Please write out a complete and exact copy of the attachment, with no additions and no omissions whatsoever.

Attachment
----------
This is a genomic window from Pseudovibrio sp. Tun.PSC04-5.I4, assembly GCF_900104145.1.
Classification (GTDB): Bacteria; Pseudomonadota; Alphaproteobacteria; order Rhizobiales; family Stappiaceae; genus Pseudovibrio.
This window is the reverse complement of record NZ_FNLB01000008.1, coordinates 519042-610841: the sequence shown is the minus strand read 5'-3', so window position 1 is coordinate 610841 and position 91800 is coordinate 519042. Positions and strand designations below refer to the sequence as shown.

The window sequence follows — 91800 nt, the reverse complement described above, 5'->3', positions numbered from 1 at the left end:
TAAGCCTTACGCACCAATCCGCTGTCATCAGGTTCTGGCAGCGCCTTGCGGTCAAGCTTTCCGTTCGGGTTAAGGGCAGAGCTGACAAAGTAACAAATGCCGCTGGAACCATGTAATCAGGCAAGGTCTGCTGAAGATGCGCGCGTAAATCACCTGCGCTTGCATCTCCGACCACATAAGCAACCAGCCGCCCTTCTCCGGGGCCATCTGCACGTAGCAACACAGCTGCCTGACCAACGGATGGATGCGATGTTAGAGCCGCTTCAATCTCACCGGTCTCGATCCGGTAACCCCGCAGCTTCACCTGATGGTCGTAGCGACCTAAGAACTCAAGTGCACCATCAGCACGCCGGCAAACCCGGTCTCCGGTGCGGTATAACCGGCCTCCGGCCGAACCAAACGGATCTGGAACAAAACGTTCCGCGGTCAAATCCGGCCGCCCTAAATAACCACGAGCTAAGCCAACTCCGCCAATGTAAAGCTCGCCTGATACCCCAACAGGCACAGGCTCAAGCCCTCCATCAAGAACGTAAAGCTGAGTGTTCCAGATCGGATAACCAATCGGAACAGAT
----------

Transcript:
This is a genomic window from Pseudovibrio sp. Tun.PSC04-5.I4, assembly GCF_900104145.1.
Classification (GTDB): Bacteria; Pseudomonadota; Alphaproteobacteria; order Rhizobiales; family Stappiaceae; genus Pseudovibrio.
This window is the reverse complement of record NZ_FNLB01000008.1, coordinates 519042-610841: the sequence shown is the minus strand read 5'-3', so window position 1 is coordinate 610841 and position 91800 is coordinate 519042. Positions and strand designations below refer to the sequence as shown.

The window sequence follows — 91800 nt, the reverse complement described above, 5'->3', positions numbered from 1 at the left end:
TAAGCCTTACGCACCAATCCGCTGTCATCAGGTTCTGGCAGCGCCTTGCGGTCAAGCTTTCCGTTCGGGTTAAGGGCAGAGCTGACAAAGTAACAAATGCCGCTGGAACCATGTAATCAGGCAAGGTCTGCTGAAGATGCGCGCGTAAATCACCTGCGCTTGCATCTCCGACCACATAAGCAACCAGCCGCCCTTCTCCGGGGCCATCTGCACGTAGCAACACAGCTGCCTGACCAACGGATGGATGCGATGTTAGAGCCGCTTCAATCTCACCGGTCTCGATCCGGTAACCCCGCAGCTTCACCTGATGGTCGTAGCGACCTAAGAACTCAAGTGCACCATCAGCACGCCGGCAAACCCGGTCTCCGGTGCGGTATAACCGGCCTCCGGCCGAACCAAACGGATCTGGAACAAAACGTTCCGCGGTCAAATCCGGCCGCCCTAAATAACCACGAGCTAAGCCAACTCCGCCAATGTAAAGCTCGCCTGATACCCCAACAGGCACAGGCTCAAGCCCTCCATCAAGAACGTAAAGCTGAGTGTTCCAGATCGGATAACCAATCGGAACAGAT